First Look: Lenovo ThinkVision L1940p
About Video Comments (0 ) Transcript

First Look: Lenovo ThinkVision L1940p

2:15 /

The Lenovo ThinkVision L1940p costs a bit more than competing 19-inch LCD monitors, but its many ergonomic features and great overall performance could persuade those not shopping on price alone.

[ Music ] ^M00:00:04 >> Eric: Hi, this is Eric Franklin of CNET.com and today we're looking at the Lenovo ThinkVision L1940p I'll be comparing this monitor to the ViewSonic VX1962WM and the Westinghouse L1916HW. The display is practically designed with a black matte finish the bezel is less than an inch thick and the width of the whole display is about 17 inches. The flat half moon shaped foot stand is 11 inches by 8 inches deep and while this is a wide foot stand we found that [inaudible] screen adjusted to its maximum 4.5 inches the display does wobble quite a bit when knocked from the sides. When the panel is at its lowest, however, we found there was minimal wobbling, the screen pivots 90 degrees vertically, it rotates 50 degrees to the left and right and actually tilts back about 20 degrees. The connection options include VGA and DVI connections and they're actually pretty easy to get to as they're off to the side from the neck of the display. The on-screen display or OSD array is located in the lower right-hand corner of the bezel and comprises 4 buttons, brightness and contrast controls are included as well as color options. The display received an 87 in CNET Labs Display Mate Performance Test, in our test the display was able to display more shades of the same color than either the ViewSonic or the Westinghouse could. World of Warpath would look great on display with vivid and accurate colors that were not saturated and showed no signs of streaking. At the 1440 by 900 resolution, however, we noticed that there was slightly more aliscene [phonetic] effects on the edges of the characters than we're used to seeing on display. As for movie playback we watched a few choice scenes in Kill Bill Volume 1, while the blacks were not as deep as they were on the Westinghouse it did deliver a good picture quality for watching movies thanks to its ability to produce accurate colors. Now, do we recommend it? Yes we do, it's 240 bucks online which is 50 to 60 bucks more expensive than either the ViewSonic or the Westinghouse, however, we feel that it is worth it because of the aforementioned ergonomic options. Once again this is Eric Franklin and this has been the first look at the Lenovo ThinkVision L1940p. ^E00:02:14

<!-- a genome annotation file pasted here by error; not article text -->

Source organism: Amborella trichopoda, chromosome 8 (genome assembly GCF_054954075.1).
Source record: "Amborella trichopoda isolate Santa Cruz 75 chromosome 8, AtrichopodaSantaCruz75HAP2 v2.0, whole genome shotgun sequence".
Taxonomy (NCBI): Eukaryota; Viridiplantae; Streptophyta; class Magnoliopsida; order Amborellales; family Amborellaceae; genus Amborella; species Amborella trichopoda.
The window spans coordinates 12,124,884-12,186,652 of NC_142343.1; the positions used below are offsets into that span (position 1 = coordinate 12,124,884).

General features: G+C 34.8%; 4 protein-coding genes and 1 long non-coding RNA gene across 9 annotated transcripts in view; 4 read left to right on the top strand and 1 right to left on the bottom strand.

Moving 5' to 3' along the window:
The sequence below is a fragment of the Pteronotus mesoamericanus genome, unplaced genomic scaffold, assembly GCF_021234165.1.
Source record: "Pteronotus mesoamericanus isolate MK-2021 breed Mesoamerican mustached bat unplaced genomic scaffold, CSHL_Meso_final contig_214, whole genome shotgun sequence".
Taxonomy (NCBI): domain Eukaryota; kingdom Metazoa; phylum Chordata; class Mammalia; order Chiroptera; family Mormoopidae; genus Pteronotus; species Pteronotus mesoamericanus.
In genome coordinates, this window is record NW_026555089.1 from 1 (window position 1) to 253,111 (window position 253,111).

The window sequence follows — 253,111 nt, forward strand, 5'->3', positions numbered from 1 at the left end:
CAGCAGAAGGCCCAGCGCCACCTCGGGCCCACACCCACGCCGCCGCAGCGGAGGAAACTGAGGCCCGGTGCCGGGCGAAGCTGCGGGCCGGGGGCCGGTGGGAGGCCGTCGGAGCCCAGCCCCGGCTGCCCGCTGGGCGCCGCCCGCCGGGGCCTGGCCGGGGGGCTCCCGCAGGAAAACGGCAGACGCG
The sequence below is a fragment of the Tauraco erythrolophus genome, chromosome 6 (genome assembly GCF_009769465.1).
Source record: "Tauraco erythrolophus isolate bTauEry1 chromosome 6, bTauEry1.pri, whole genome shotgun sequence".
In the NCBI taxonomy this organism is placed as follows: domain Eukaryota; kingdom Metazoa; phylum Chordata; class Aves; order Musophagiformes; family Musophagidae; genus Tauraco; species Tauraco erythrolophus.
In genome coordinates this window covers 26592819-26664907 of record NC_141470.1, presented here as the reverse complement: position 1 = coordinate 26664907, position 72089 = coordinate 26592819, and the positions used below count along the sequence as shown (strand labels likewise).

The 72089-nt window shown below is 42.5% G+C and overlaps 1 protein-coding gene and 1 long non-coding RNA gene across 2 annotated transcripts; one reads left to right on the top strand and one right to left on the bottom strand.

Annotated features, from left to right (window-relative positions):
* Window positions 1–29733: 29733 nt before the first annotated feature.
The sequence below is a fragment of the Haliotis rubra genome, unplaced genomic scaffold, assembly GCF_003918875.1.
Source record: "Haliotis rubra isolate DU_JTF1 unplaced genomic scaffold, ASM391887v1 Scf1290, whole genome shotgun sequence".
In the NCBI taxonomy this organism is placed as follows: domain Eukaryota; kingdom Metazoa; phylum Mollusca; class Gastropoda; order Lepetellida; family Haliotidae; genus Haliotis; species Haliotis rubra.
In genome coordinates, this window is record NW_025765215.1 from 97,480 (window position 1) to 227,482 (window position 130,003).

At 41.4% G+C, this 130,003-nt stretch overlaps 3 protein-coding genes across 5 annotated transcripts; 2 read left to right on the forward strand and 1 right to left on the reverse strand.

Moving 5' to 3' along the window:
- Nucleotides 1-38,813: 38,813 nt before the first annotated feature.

New releases

Asus RT-AC87U router is a big step...
3:51 July 31, 2014
CNET editor Dong Ngo shows you how to spy on your loved ones with Asus' new Wi-Fi router. It's fun!
Play video
Don't expect the new Apple TV until...
5:25 July 31, 2014
Content deals are still holding back Apple's next set-top box. New MacBook Pros get a speed bump, will iMac's...
Play video
Tomorrow Daily 028: Treating addiction...
24:50 July 31, 2014
On today's show, we discuss treating addiction with virtual reality, how Qi wireless charging might evolve,...
Play video
Sony's SRS-X3 takes aim at Bose's...
2:24 July 31, 2014
Sony's compact Bluetooth speaker offers strong sound for its size and costs much less than the Bose.
Play video
DoorBot's digital peephole doesn't...
1:57 July 31, 2014
BOT Home Automation's $199 Wi-Fi doorbell promises increased security and convenience, but does it delive...
Play video
Virgin Mobile offers plans just...
2:56 July 31, 2014
A new plan on Virgin lets customers pay to use certain apps, Internet.org brings free mobile Web access to...
Play video
Find your hidden Facebook inbo...
1:04 July 31, 2014
Facebook keeps a second inbox for messages from outside of your social network. Here's how to find it.
Play video
Sky backs Oculus Rift in CNET UK...
38:32 July 31, 2014
Self-driving cars are coming to UK roads, and Sky is throwing money at virtual reality -- but would you watch...
Play video
 

Video discussion

Conversation powered by Livefyre